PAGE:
It depends. If your employer has at least five employees, the employer is subject to the Fair Employment and Housing Act (FEHA), a California law. The FEHA requires employers to allow their employees up to four months of disability leave. However, if an employer provides more than four months of leave for other temporary disabilities, the employer must also offer the same amount of leave to women who have given birth or are having pregnancy-related medical issues.

The federal law that applies to maternity leave is called the Family and Medical Leave Act (FMLA). There is also a California statute that is very similar called the California Family Rights Act (CFRA). FMLA/CFRA applies to state, local and federal employers, as well as private employers who employ at least 50 people. If you work for such an employer, you may be entitled to protection under FMLA/CFRA. You also have to have worked for the employer for at least a year, and worked at least 1,250 hours for the employer over the previous year.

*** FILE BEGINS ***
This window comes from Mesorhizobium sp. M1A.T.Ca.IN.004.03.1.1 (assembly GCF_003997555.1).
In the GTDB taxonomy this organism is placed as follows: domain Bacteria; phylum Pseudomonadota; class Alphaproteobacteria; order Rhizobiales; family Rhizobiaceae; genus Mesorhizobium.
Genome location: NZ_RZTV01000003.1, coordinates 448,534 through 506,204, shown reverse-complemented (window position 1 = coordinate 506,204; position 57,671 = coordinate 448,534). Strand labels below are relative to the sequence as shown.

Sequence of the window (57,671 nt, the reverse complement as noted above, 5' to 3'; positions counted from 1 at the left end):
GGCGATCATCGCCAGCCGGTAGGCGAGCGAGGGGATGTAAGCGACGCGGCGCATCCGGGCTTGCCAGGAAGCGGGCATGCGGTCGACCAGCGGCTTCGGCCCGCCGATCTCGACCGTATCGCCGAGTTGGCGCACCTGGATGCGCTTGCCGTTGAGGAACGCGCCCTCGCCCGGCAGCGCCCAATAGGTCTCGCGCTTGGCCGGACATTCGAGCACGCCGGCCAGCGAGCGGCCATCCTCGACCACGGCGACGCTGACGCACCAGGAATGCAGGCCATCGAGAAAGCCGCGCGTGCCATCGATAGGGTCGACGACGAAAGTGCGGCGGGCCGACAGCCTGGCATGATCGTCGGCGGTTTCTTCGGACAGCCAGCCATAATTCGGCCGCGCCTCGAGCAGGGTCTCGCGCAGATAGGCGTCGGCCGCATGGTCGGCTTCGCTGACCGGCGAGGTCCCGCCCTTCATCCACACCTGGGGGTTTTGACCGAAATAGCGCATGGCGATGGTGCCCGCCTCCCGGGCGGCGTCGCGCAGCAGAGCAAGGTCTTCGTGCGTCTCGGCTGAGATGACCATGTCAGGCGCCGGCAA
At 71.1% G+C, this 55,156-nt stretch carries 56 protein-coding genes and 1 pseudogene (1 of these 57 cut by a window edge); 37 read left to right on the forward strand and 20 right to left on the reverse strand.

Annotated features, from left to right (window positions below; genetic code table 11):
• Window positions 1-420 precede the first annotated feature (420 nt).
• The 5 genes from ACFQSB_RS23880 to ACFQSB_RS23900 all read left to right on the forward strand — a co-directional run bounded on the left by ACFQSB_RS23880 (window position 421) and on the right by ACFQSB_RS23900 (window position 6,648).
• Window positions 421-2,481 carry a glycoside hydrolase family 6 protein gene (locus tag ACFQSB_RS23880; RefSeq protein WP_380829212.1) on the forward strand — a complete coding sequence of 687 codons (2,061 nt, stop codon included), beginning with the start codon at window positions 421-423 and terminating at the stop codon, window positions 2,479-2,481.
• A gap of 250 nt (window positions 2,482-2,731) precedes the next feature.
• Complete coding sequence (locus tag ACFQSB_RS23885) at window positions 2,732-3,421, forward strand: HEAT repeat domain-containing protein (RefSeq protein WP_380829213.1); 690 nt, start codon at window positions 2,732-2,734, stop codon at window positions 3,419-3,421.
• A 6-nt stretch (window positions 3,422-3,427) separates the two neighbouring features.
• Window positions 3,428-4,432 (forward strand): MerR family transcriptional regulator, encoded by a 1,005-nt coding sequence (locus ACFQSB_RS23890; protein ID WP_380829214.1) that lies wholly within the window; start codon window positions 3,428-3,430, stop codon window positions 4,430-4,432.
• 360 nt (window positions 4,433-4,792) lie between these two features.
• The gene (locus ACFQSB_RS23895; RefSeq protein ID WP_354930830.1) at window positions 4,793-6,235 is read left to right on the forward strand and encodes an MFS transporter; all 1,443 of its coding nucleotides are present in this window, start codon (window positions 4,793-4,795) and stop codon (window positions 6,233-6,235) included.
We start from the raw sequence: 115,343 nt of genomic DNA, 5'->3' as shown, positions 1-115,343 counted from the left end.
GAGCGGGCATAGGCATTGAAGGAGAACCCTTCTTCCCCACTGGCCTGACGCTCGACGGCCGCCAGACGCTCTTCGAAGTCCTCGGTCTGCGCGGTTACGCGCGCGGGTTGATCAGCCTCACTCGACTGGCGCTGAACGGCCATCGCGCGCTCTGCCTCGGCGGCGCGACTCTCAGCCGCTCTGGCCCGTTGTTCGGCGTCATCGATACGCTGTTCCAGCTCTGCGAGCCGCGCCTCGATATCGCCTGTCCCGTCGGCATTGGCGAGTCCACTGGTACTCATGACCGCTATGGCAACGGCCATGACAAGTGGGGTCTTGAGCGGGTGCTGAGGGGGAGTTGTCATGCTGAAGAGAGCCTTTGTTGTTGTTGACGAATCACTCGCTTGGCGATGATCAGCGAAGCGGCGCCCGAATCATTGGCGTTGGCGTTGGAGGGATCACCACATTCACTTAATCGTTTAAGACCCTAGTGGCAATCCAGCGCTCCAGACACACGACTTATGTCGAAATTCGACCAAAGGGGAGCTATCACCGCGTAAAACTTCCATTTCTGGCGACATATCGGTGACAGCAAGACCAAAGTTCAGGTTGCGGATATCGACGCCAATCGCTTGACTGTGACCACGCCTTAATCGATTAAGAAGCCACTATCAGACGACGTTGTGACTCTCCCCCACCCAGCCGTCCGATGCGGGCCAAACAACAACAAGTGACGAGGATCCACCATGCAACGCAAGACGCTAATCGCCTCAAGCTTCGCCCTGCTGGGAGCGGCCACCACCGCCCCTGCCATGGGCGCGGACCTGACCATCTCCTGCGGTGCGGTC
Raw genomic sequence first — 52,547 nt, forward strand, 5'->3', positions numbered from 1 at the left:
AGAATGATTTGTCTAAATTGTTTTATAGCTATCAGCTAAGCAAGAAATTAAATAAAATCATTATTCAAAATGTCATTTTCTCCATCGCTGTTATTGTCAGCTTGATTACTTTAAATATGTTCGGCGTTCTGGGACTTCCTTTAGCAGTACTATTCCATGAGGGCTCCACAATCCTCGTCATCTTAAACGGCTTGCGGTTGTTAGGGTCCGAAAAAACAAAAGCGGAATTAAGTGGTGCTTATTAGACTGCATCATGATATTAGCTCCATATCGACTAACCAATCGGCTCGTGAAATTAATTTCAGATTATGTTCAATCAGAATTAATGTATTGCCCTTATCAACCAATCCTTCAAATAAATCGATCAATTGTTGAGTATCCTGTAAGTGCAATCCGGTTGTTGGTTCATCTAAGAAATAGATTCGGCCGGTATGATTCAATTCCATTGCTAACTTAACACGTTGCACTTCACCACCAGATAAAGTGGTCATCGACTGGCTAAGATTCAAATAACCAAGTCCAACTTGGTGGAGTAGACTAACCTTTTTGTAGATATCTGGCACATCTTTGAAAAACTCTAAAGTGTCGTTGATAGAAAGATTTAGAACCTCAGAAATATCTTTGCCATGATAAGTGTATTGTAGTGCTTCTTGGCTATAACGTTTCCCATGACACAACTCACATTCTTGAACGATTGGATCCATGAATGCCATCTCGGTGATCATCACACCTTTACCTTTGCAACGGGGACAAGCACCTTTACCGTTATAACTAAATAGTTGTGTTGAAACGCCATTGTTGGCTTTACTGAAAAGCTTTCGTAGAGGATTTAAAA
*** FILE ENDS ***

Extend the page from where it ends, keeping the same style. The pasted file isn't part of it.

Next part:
If you are eligible for FMLA/CFRA, that means the employer must allow you to have 12 weeks of unpaid leave following the birth of a child. You can also get 12 weeks of unpaid leave for the adoption of a child or the placement of a foster child into your home. You may also choose to take FMLA/CFRA leave intermittently, and that is subject to the employer’s approval.

In some situations, you or your employer may choose to substitute FMLA/CFRA leave with paid leave that has been accrued by the employee, such as sick leave or vacation time. While you are on your FMLA/CFRA leave, your employer is required to continue to maintain your group health insurance benefits, and you will have to make arrangements to pay the premiums in your absence. After you return from FMLA/CFRA leave, you must be restored to your original job or to an equivalent job.

If your employer is covered by FMLA/CFRA, or by the Fair Employment and Housing Act, and is refusing to allow you to take time off following the birth of a child, or has demoted you because of your maternity leave, you may have a claim against that employer. At Liberty Law, Micha Star Liberty believes women should not be discriminated against because of pregnancy, and that employers who do so should be held accountable. If you are facing pregnancy discrimination in San Francisco, Oakland, or the Bay Area, contact Micha Star Liberty, San Francisco pregnancy discrimination attorney, at Liberty Law at 415-896-1000 today.

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